Certainly the authors featured in the short story collection After Oil: SF Visions Of A Post-Petroleum World would resist being pegged as future-seers. Their sole ambition is to spin entertaining yarns set in plausible versions of the near future. These futures aren’t consistent with one another, as they would be in a shared-world anthology, whose authors deliberately set their stories in a common setting. Instead, they comprise a series of unrelated, self-contained “what-ifs.” Their authors all responded to a call for short story submissions on the blog site of scholar and futurist John Michael Greer in the fall of 2011. Greer had resolved to secure a publishing contract for the first-ever anthology of post-oil-age fiction. In the weeks that followed, Greer received many excellent stories, landed a publishing contract

You Must Read Kevin Barry…


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From BILL MORRIS
The Millions

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When I wrote an over-the-moon review of Kevin Barry’s debut novel, City of Bohane, here last year, I thought I was letting readers in on a well-kept secret.  I thought wrong. The book got acres of good reviews on both sides of the Atlantic – along with a growing army of devoted readers – and it went on to win the IMPAC Dublin Award, one of the world’s richest literary prizes, besting such brand-name authors as Michel Houellebecq and Haruki Murakami.

Now Barry is back with a new collection of stories called Dark Lies the Island, his second. It shares the virtues that made Bohane such an astonishment – prose that rollicks and judders and constantly delights; a keen ear for the spoken language of Barry’s native western Ireland; and above all, at least in the very best stories, a way of lassoing moments of mystery that have the power to transform the lives of Barry’s characters, a motley Irish medley of disturbed young women, devious old spinsters, blocked poets, thugs, boozers, exiles, and tortured civil servants. There is rich music, high humor, and deep blackness on every page.

 
I believe this collection of 13 stories can be divided into two roughly equal halves. Half of them are not so much fully formed stories as sketches, riffs, slices of life. If this sets them in a minor key, they are nonetheless uniformly compelling. In “Across the Rooftops,” for instance, two young people fail to connect with a first kiss. End of story. In “Wistful England,” a lovelorn Irishman lives in misery in East London with a bunch of alcoholic ruffians until, one boozy night, his old lover reappears, then promptly vanishes. End of story. In “The Mainland Campaign,” an I.R.A. bomber plants a bomb in a guitar case in a London bookstall, then boards a bus with a blonde German girl. End of story.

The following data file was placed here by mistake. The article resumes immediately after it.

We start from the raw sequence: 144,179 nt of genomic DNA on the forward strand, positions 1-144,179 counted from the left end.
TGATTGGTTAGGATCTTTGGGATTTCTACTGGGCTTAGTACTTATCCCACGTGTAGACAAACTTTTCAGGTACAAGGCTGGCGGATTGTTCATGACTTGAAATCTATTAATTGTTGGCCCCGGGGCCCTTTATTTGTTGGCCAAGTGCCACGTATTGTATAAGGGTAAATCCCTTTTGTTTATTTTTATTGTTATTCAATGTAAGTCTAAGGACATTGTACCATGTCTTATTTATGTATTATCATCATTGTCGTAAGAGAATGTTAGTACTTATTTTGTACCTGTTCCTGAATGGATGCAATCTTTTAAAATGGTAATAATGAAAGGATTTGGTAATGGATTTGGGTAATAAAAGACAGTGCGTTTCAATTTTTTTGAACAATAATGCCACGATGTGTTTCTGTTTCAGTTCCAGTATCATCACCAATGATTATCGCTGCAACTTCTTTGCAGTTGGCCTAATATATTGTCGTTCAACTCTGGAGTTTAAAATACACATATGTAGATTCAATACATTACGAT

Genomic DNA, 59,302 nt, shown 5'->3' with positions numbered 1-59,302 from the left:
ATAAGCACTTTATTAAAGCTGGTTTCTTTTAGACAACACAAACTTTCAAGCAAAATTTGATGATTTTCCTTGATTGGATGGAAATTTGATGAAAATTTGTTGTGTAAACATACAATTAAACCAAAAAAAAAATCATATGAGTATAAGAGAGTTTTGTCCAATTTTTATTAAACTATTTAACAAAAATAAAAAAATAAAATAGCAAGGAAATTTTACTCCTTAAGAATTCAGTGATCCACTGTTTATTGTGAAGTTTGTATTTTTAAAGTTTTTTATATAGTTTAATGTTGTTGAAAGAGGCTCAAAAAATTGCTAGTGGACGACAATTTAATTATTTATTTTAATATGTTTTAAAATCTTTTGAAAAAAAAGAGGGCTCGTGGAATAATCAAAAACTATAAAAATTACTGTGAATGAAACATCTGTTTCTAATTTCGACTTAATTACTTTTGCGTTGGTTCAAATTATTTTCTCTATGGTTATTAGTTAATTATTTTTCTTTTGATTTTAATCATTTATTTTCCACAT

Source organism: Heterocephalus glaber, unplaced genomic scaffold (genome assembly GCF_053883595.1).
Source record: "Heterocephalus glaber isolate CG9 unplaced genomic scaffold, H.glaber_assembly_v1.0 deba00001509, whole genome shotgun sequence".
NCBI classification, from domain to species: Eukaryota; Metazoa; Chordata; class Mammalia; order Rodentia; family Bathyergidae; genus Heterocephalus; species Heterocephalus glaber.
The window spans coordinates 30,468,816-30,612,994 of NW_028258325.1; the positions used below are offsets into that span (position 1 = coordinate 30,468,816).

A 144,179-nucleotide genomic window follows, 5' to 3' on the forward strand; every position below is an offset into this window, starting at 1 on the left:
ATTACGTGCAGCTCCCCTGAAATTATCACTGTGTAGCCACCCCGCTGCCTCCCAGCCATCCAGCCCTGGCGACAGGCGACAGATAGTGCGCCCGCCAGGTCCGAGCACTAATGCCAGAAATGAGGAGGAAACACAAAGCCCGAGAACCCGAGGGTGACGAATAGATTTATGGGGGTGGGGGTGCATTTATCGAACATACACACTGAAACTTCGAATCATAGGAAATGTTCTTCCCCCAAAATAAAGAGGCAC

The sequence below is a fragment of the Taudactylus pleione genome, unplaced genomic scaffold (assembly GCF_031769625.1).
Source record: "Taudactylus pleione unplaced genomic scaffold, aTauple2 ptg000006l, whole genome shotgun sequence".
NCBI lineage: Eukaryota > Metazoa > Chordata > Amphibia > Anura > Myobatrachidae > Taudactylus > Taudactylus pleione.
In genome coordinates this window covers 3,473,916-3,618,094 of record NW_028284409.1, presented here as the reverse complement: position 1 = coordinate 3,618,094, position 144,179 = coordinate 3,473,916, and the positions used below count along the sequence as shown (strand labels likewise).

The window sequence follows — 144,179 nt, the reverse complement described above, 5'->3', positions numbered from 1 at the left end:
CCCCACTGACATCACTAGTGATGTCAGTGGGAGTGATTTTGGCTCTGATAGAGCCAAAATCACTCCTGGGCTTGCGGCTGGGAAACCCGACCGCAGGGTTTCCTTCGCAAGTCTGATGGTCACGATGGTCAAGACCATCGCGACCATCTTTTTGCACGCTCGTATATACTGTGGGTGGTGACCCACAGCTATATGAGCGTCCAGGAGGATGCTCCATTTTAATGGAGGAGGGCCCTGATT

Doesn’t sound like much, but there are fully lived lives in all of these sketches, and the writing is a seamless marvel.

Book Review: ‘This Town’ by Mark Leibovich…


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 This Town

From CHRISTOPHER BUCKLEY
NYT

Not to ruin it for you, but: if you already hate Washington, you’re going to hate it a whole lot more after reading Mark Leibovich’s takedown of the creatures who infest our nation’s capital and rule our destinies. And in case you are deluded enough as to think they care, you’ll learn that they already hate you. He quotes his former Washington Post colleague Henry ­Allen: ­“Washington feels like a conspiracy we’re all in together, and nobody else in America quite understands, even though they pay for it.”

Contrary to the subtitle, there are actually two funerals, which constitute the high — and low — points of the book:

There Will Always Be a Place for Great Bookstores…


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From PETER OSNOS
The Atlantic

The business of publishing and selling books will continue its radical change. But some things are eternal.

There have been many changes over the decades in the way books are sold. Today, we are clearly in the midst of a profound upheaval as the digital age shapes habits that will be an increasing part of the world of books for the foreseeable future. But whatever happens in the coming years, there will always be a place for incomparable booksellers of which Tattered Cover is the unquestioned model.

In the most basic sense, the purpose of our industry has remained the same for centuries: the telling of stories and the chronicling of events. Whether the medium was the symbols and images scrawled on the walls of caves, scrolls painstakingly drawn by hand, or the Gutenberg press which made books available